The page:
James Brown didn’t experience on the bus; he flew on a non-public airplane. So when Soul Brother Number One and his right-hand man, organist Bobby Byrd, all of the sudden appeared on his new backing band’s bus after a Nashville gig within the spring of 1970, everybody sobered up fast.
“It was like one thing from The Twilight Zone, as a result of I imply, who does this sort of stuff?” bassist Bootsy Collins says, laughing. Just a couple of months earlier, Brown’s whole band had mutinied, so he introduced in Collins and his brother, guitarist Phelps “Catfish” Collins, from the Cincinnati group the Pacemakers, to spherical out a band he dubbed the J.B.’s. “I imply, we simply performed a gig and it’s after the present. Everybody’s sweating profusely, we’re on there, performing a idiot as a result of we all know he’s flying to the following gig, however he surprises us and jumps on the bus, so all people has to straighten up.
“He tells us he bought a brand new track and he needs us to test it out on the bus, as he’s driving to the following metropolis,” Collins continues. “James and Bobby Byrd are sitting up within the seat proper in entrance of me and Catfish. He pulls out this paper bag and he mentioned, ‘Bobby, I bought this track. I would like you to jot down it down.’ He mentioned, [adopting a James Brown voice], ‘Yeah, I really feel like a intercourse machine. Get up.’ Bobby began writing his strains down for him. I had my bass and Cat had a guitar. We had been messing round proper within the again of him with some music. [James] was like, ‘Yeah, yeah. I like that. I’m glad I believed of it.’” Bootsy lets out an enormous chortle.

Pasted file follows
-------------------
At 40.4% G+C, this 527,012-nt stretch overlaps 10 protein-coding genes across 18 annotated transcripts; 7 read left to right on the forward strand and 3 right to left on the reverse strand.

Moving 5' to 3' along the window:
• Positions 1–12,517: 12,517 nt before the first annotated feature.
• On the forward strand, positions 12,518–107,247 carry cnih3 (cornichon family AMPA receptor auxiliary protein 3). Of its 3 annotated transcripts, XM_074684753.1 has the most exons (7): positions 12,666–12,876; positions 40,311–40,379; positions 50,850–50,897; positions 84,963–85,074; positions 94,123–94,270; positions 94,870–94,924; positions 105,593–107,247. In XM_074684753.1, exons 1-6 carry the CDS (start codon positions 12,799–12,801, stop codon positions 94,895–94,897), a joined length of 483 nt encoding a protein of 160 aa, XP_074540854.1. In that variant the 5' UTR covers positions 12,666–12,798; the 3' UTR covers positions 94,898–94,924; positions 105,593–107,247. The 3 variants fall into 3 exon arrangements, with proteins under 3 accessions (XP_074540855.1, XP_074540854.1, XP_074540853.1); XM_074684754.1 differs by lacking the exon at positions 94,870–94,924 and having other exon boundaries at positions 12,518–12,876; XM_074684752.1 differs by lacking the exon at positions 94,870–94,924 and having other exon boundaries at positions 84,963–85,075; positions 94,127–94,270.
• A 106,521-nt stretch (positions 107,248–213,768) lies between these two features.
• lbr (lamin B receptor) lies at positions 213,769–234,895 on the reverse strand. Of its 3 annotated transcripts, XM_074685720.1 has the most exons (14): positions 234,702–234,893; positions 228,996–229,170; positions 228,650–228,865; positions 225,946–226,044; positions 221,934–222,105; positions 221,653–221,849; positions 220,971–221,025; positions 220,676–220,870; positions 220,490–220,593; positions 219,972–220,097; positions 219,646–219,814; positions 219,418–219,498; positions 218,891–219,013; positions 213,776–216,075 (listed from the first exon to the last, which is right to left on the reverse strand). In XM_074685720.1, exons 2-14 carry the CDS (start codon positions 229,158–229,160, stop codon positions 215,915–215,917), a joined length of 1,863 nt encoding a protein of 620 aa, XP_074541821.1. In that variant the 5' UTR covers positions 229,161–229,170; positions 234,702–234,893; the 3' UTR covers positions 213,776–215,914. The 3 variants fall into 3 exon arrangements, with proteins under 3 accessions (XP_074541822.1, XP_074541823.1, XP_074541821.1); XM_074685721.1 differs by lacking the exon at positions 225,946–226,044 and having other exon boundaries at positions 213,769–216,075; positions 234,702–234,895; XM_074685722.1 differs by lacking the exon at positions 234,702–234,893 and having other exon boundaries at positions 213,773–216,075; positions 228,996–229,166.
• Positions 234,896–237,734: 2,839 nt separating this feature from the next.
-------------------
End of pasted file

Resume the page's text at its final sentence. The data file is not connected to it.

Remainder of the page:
Although they’d sketched out the fundamentals of what would develop into “Get Up (I Feel Like Being a) Sex Machine” — which Brown later advised Rolling Stone he’d written on the again of a 14-by-20–inch poster for the Nashville Municipal Auditorium present the place he’d obtained some awards — it was a diamond within the tough. But Brown wished to document it — quick. So he phoned up his go-to engineer at Cincinnati’s King Studios, Ron Lenhoff, and begged him to get to Music City’s Starday-King studio ASAP. Lenhoff couldn’t catch a flight, so he high-tailed it on a five-hour drive from Cincinnati to Nashville, in line with RJ Smith’s book, The One, they usually reduce it on the fly.
“The subsequent factor I do know is, he mentioned, ‘Can I rely it off?’” Collins says, disbelief nonetheless in his voice. “We didn’t observe that half of it, so quite a bit of the stuff we had been doing wasn’t practiced. Loads of instances we didn’t even get an opportunity to observe on a track, like ‘Super Bad’ and ‘Soul Power’; it was like we bought the fundamentals of it, after which we hit the studio. With ‘Sex Machine,’ we had ‘bus time.’ We bought an opportunity to sort of fiddle with it, then we bought within the studio, and he mentioned, ‘Can I rely it off?’ We began wanting loopy. You can hear us within the again, ‘Yeah. Count it off.’ We didn’t even know that was going to be mentioned. So he mentioned, ‘Hit me,’ after which we hit it — we hit these notes. Then from there, it was historical past, man.”
For the recording, which made up a two-part single with either side working below three minutes, Collins performed a wiggly bass line that emphasised the primary beat of every measure — “The One,” as Brown known as it — whereas Catfish did some Jimmy Nolen–type rooster scratching. Brown yelped about feeling like a intercourse machine. According to The One, Byrd had heard the phrase “intercourse” used on TV overtly, and he and Brown simply felt the phrase paired effectively with “machine” (although Sly and the Family Stone had a near-14-minute jam called “Sex Machine” on the earlier 12 months’s Stand! LP). Brown shouts, “Get up!” and Byrd coolly responds, “Get on up.” In between, Brown performs a bluesy piano riff (“Taste … piano,” he shouts). Midway by way of, Brown says, “Bobby, ought to I take ’em to the bridge?” “Go forward!”